This is a common misunderstanding. and was developed by Tim Berners-Lee. with a caveat that it is not really used to control the syntax of RDF. they usually have two questions: "why use RDF rather than XML?". The answer to "why use RDF rather than XML?" is quite simple. There is some documentation covering N3. Python. screen scraping is often a tedious solution. The second part of the twofold answer is that we hope that RDF data will become a part of the Semantic Web. and for which there are many generic parsers already available. and RegExps (in Perl. and which bits are just syntactic fluff. including a specification and an excellent Primer. often implicitly without even reading a specification because RDF is so well known. buying some CDs online. However. And not only do you know that. Two useful tools for screen scraping are XSLT (an XML transformations language). but thankfully. a model which is decentralized. the benefit that one gets from drafting a language in RDF is that the information maps directly and unambiguously to a model. XML Schema is a language for restricting the syntax of XML applications. so the benefits of drafting your data in RDF now draws parallels with drafting your information in HTML in the early days of the Web. and is twofold.Why RDF? When people are confronted with XML RDF for the first time. so another way to approach it is to build proper RDF systems that take input from the user and then store it straight away in RDF. so on the face of it the answer is a solid "no".e. RDF already has a built in BNF that sets out how the language is to be used. Firstly. and so on). Screen scraping is the act of literally getting the data from a source into a more manageable form (i. Data such as signing up for a new mail account. and Forms For the Semantic Web to reach its full potential. or searching for a used car can all be stored as RDF and then used on the Semantic Web. many people need to start publishing data as RDF. Therefore the answer is "possibly". using a process called "screen scraping". and "do we use XML Schema in conjunction with RDF?". everyone knows that. there are simpler teaching forms of RDF. . perpetuated for too long now. using XML Schema in conjunction with RDF may be useful for creating datatypes and so on. you know which bits of data are the semantics of the application. One of these is called "Notation3". Notation3: RDF Made Easy XML RDF can be rather difficult. This means that when you have an RDF application. RDF) using whatever means come to hand. Where is this information going to come from? A lot of it can be derived from many data publications that exist today. Screen Scraping. The answer to "do we use XML Schema in conjunction with RDF?" is almost as brief. However.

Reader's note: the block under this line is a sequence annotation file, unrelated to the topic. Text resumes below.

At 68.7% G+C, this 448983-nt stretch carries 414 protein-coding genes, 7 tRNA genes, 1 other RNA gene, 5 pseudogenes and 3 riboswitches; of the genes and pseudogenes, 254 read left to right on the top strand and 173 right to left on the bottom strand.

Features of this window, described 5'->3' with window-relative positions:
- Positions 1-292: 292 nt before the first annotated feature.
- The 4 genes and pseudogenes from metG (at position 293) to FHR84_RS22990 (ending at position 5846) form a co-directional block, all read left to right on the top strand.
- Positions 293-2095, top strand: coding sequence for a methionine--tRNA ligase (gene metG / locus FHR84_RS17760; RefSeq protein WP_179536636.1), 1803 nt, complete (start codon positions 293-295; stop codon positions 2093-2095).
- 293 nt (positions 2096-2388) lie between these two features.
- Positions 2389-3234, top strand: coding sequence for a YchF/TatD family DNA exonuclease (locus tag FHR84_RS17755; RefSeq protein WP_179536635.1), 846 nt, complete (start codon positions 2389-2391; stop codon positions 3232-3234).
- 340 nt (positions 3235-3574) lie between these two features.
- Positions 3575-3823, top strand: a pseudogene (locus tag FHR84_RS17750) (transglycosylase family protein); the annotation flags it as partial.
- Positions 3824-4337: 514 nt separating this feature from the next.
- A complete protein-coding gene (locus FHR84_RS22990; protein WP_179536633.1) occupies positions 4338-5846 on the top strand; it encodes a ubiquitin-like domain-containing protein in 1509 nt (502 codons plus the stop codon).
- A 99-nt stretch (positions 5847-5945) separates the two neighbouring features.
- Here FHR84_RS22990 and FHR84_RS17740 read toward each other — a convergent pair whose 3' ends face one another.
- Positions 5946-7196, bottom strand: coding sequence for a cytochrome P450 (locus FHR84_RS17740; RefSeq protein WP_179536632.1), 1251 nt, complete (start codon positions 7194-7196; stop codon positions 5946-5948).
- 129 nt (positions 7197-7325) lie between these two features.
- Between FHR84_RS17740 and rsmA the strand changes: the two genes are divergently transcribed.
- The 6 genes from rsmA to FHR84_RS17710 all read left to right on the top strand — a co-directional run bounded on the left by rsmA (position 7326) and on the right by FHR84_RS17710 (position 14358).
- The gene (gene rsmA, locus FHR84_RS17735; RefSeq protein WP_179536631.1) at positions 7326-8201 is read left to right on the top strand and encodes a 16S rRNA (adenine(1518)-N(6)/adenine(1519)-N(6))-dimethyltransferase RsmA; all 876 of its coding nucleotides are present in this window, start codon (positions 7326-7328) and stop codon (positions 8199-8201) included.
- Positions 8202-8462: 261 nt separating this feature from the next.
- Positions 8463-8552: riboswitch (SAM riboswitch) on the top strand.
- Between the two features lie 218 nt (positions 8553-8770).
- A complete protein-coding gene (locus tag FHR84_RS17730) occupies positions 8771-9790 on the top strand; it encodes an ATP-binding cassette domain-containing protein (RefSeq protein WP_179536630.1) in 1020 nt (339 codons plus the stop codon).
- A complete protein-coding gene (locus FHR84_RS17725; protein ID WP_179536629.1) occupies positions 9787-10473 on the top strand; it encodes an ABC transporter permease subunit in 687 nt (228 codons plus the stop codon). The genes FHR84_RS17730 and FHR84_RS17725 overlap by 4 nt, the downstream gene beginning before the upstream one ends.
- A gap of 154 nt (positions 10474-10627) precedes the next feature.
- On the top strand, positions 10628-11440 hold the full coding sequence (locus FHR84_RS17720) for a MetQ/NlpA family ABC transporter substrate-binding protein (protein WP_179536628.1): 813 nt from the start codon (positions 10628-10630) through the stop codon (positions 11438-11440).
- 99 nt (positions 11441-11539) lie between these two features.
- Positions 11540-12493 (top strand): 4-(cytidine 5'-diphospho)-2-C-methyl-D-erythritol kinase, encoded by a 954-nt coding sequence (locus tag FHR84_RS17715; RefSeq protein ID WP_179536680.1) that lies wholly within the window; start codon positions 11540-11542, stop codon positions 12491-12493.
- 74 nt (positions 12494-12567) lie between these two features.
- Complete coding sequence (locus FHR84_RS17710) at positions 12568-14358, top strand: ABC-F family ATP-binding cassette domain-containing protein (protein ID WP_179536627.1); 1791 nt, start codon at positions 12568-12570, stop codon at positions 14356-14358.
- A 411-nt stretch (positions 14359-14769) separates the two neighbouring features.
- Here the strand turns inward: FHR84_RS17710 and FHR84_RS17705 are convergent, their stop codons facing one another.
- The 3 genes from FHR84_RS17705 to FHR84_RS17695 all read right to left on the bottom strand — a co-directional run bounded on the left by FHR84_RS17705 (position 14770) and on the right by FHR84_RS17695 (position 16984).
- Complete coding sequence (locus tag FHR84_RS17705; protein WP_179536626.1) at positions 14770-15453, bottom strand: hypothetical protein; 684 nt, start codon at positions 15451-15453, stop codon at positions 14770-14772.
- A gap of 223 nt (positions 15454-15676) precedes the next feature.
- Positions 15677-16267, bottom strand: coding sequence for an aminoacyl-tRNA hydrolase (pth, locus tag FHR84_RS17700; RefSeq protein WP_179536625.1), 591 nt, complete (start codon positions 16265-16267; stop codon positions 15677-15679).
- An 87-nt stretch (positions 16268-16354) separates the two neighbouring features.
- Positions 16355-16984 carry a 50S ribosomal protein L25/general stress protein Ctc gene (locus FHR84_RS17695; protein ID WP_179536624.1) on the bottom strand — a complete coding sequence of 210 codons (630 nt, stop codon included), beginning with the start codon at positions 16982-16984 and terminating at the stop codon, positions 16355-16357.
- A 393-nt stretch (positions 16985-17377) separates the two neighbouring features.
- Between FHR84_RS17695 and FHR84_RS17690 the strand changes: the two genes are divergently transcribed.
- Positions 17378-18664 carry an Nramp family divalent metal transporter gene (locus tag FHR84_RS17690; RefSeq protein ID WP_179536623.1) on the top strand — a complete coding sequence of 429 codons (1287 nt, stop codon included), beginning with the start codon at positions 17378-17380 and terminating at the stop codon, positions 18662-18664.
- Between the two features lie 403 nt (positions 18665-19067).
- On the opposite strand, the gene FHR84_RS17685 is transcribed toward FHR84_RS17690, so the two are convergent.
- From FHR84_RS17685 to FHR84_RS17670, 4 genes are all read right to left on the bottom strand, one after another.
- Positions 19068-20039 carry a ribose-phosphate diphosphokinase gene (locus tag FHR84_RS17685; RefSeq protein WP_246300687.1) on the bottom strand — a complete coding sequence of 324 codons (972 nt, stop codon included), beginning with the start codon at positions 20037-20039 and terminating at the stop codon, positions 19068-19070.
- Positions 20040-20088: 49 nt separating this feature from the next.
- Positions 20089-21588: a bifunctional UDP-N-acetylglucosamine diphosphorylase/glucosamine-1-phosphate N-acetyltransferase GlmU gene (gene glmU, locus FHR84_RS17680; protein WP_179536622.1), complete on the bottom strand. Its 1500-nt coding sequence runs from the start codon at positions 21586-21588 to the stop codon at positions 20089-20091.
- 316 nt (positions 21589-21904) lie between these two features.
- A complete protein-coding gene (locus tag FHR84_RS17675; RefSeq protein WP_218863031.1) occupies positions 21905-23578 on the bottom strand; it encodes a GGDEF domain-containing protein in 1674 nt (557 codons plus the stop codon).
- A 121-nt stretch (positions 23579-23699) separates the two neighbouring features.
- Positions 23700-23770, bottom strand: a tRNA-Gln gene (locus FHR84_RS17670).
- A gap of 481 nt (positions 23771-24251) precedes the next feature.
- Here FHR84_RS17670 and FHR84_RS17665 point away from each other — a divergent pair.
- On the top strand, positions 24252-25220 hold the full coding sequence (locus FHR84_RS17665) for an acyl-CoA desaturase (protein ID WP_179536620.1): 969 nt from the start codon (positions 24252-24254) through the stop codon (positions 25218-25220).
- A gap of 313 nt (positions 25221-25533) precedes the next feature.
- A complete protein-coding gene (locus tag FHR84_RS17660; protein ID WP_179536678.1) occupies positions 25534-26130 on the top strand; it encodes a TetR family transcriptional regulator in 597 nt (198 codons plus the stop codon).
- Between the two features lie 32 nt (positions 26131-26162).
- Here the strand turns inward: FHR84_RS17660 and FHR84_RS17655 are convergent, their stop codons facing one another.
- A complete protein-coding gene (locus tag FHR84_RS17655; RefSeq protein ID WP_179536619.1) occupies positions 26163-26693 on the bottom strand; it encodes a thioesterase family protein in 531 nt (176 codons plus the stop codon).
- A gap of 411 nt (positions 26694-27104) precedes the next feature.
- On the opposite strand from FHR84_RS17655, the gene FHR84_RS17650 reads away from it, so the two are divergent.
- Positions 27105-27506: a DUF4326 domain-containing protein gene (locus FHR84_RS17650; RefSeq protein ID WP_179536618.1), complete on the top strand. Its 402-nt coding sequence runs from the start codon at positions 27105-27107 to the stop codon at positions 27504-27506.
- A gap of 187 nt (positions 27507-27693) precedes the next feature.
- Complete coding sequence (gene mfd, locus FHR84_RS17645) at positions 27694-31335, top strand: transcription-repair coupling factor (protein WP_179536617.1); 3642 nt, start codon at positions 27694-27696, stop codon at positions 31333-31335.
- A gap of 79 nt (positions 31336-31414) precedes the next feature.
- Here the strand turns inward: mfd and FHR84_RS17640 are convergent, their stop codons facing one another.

These are all true statements. that is easy to parse and build larger applications on top of.org/#Sean> <http://xyz. DAML+OIL. It is quite easy to make up our own classes. 2. This simply says that "Resource is a type of Class. as well as doing some slightly more "advanced" stuff such as creating ranges and domains for properties.The design criteria behind Notation3 were fairly simple: design a simple easy to learn scribblable RDF format. In Notation3. thus:<http://xyz.org/#name> "Sean" . For example. of course) helps computer systems use terms more easily. simply enclose the value in double quote marks. For example. in that terms may belong to these classes. here's a simple triple consisting of three URI triples:<http://xyz. . These are all "classes". DAML lists. rdf:type rdf:type rdf:Property . and WebOnt A "schema" (plural "schemata") is simply a document or piece of code that controls a set of terms in another document or piece of code. The first three most important concepts that RDF and RDF Schema give us are the "Resource" (rdfs:Resource). To use literal values. Class is a type of Class. We can also create properties and classes.org/#b> <http://xyz.4 Schemas and Ontologies: RDF Schemas. and the "Property" (rdf:Property). It's like a master checklist. For example. we just use the rdf:type property:rdfs:Resource rdf:type rdfs:Class . To declare that something is a "type" of something else. the "Class" (rdfs:Class). rdf:Property rdf:type rdfs:Class . we can simply write out the URIs in a triple.org/#a> <http://xyz. Using RDF Schema. and alternative ways of representing anonymous nodes. and decide how to convert between them. Notation3 does have many other little constructs including contexts. let's create a class called "Dog". Property is a type of Class. RDF Schema RDF Schema was designed to be a simple datatyping model for RDF. and that "Dog" is a sub class of animal. rdfs:Class rdf:type rdfs:Class .org/#c> . A schema and an ontology are ways to describe the meaning and realtionships of terms. we can say that "Fido" is a type of "Dog". and type is a type of Property". delimiting them with a "<" and ">" symbols. all terms in RDF are types of resource. or definition grammar. This description (in RDF.